Primary school teacher Bas introduces children to technology: ‘I want to help them become more independent and resilient’

Two 3D printers can be heard in the background. A colourful Lego table holds many robots built by children. Everything in IKC Magenta’s Discovery Lab breathes technology. Bas Abbink feels completely at home. As a teacher at the primary school in Delden, Bas brings education and technology together. 

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This article is part of a series called “Twente Leeft!” (Twente Lives!). You can read personal stories here about living and working in Twente. Twente is a nice place to be, according to the talents we meet. The beautiful nature, space, and the down-to-earth mentality all characterise Twente. There are also plenty of career opportunities! Twente has many innovative, international and future-proof companies that are desperate for staff. Want to know what Twente has to offer? You can find Bas Abbink's story below.


First of all, who is Bas Abbink?

“I am Bas, 38 years old. I have a wife and two daughters, and I live in Borne. I am from Hengelo, so I was born and raised in Twente; a beautiful region I do not want to leave any time soon. I started working in education when I was 26. I worked at Albert Heijn for 15 years before that. I had a great time there and received many opportunities, but I wanted to do something more meaningful. Education appealed to me. I wanted to teach and mentor others. Help children gain experience and make them more independent and resilient.”

As a teacher, you try to combine technology and primary education. What is your background regarding technology?

“That’s the beauty of it: I don’t have one. It just happened. I was working at the Jan Ligthartschool in Borne. The school's principal interrupted my history lesson one day and asked me if I wanted a 3D printer in my classroom. I received it two weeks later and had to assemble it myself. That was quite a challenge, but I succeeded with the help of a parent and a group of students. I started working with the design programme that came with the printer, and I loved it; it piqued my interest in technology. We got a Lego robot sometime later, and I also liked assembling and programming the robot. Those two events made me realise education can gain a lot from technology. I started a post-graduate course in Educational Expert Science & Technology. I wrote a plan to give technology a structural place in the curriculum during that course."

You have started working at IKC Magenta in the meantime.

“There was a teaching vacancy here. Nothing to do with technology, but I saw opportunities. The principal was enthusiastic about the plan I wrote and embraced it. It also helped that it was a very new school building with a spare classroom. I came up with the idea of turning it into a Discovery Lab, where children could work with engineering and technology. The principal liked that as well.”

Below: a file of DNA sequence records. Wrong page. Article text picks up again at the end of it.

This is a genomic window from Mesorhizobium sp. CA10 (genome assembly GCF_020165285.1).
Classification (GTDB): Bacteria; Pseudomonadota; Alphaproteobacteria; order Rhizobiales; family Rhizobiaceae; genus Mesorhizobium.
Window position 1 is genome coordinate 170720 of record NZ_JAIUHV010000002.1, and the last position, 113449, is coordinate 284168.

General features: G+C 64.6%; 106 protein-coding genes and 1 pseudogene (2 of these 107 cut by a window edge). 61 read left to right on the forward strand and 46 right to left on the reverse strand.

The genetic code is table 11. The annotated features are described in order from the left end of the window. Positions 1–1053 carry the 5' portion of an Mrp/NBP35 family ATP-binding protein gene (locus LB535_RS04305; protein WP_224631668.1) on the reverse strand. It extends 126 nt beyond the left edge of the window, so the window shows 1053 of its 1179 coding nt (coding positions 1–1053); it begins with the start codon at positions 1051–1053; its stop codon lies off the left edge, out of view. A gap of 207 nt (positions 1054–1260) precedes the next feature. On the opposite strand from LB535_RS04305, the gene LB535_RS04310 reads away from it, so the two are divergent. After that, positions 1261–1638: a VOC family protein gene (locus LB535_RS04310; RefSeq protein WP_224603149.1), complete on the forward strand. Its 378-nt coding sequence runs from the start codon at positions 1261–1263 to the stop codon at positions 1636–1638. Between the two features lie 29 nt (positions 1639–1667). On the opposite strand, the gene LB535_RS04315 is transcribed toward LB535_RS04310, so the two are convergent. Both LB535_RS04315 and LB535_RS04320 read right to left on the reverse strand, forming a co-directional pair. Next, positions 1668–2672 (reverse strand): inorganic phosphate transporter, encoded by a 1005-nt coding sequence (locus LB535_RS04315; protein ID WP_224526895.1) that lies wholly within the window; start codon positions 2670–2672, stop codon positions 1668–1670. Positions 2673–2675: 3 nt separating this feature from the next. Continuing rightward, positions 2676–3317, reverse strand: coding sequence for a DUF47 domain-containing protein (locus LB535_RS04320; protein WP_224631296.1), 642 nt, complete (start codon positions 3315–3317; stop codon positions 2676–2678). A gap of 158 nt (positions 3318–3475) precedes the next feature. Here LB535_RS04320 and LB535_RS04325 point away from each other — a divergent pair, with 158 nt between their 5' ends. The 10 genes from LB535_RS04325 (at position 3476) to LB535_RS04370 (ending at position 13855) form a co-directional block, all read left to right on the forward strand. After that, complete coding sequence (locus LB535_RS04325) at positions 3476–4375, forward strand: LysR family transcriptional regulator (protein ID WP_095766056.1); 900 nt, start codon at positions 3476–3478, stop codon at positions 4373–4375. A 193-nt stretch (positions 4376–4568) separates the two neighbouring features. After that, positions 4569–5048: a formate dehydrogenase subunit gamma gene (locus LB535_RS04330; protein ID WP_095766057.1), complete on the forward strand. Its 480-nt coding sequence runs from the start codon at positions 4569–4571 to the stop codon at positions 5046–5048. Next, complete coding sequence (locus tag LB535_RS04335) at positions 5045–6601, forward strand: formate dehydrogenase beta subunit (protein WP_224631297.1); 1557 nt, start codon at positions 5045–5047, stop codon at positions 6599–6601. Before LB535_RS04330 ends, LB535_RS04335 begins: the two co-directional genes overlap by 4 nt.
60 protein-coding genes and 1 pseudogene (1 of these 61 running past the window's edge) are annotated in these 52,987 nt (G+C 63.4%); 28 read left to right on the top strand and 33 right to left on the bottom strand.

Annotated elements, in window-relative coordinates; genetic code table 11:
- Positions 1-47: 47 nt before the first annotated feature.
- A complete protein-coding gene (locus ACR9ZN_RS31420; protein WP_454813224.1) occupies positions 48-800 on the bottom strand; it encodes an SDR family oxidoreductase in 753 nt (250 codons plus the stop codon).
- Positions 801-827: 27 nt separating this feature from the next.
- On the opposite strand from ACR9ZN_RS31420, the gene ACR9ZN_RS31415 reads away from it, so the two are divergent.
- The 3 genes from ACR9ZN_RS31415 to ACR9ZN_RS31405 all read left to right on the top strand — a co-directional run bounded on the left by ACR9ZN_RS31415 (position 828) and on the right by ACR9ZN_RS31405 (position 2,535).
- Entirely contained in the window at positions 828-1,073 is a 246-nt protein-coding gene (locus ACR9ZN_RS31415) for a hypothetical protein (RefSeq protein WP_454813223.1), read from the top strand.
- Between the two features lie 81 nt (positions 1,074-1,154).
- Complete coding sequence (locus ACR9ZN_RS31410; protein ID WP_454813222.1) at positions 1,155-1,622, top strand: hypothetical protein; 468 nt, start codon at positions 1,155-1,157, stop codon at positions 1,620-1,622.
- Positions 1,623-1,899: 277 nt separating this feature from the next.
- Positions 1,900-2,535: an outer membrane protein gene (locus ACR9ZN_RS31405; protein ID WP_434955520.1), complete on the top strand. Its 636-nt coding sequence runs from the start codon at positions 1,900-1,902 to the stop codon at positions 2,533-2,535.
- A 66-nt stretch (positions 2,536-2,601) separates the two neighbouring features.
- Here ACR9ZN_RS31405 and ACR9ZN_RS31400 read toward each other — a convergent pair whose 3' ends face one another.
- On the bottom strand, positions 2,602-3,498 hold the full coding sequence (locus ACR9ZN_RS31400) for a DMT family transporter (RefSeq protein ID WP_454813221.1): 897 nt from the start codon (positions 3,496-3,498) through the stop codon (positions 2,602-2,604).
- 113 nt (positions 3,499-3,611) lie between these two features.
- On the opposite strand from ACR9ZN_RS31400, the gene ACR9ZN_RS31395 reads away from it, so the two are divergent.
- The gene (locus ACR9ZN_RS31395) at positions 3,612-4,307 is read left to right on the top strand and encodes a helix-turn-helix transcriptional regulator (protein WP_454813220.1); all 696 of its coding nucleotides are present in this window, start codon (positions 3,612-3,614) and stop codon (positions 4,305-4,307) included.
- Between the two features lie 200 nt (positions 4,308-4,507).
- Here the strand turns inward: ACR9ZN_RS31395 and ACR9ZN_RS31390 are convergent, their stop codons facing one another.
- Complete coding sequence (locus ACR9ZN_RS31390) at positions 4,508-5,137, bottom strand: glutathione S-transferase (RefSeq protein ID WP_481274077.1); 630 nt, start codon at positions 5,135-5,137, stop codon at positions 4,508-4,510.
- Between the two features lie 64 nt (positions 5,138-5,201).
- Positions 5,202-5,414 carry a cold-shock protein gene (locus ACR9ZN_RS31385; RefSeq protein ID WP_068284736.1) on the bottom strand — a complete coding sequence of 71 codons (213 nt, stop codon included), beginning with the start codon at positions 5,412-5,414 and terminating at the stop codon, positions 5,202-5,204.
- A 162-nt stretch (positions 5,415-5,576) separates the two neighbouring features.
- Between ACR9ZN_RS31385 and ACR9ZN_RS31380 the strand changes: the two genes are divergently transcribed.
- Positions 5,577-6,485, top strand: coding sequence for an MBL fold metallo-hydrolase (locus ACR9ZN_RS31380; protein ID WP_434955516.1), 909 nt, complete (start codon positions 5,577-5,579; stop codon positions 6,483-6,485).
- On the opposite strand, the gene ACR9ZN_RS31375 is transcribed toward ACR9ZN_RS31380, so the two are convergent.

How is technology implemented in the curriculum?

"Every class uses two robots or other technical devices children can use. The children learn how to programme the robots in a fun way, but we also use design programmes to teach them how to make animations. They gain more and more technical knowledge throughout their years here. We even have children in the last grade of primary school who already know how to work with JavaScript. We have also started collaborating with a commercial company from Hengelo. They want to give technology a permanent place in the curriculum and occasionally hire me to give information to other schools and foundations. The Discovery Lab then acts as a sort of showroom."

Why is it important for children to work with technology?

“Digitisation and robotisation will only increase in the future. There are many vacancies in technology, and many children have technological talent. We focus on knowledge of language and arithmetic in the Netherlands, even though someone can also be good at programming. The government is also increasingly focused on technology in education, and my colleagues and parents are interested too. They see how enthusiastic the children are, which is what I love about all of this. Programming lessons are not always easy; you need to be determined. But I enjoy seeing the children succeed and celebrate.”

Technology is now an important part of the curriculum at IKC Magenta; what else do you want to achieve?

“I would love to collaborate more with local companies. High schools use field trips and workshops; I think primary schools could also benefit from this. Everyone knows what police officers and teachers do, but children have no idea what happens at companies. It would be great if they could take a look inside and see the possibilities that technology brings. I also hope other regional schools will start implementing more technology in their curriculums.”

Twente is the ideal place to live and work, according to the talents we meet. Want to know why? Read personal stories about living and making a career in Twente on Want to look for a job immediately? Then take a look at our extensive job site.

Date: 15 March 2023 |

Source of tekst: Bas Abbink, IKC Magenta |

Author: Willem Korenromp


IKC Magenta
Langestraat 118b
7491 AK Delden
074 376 2350

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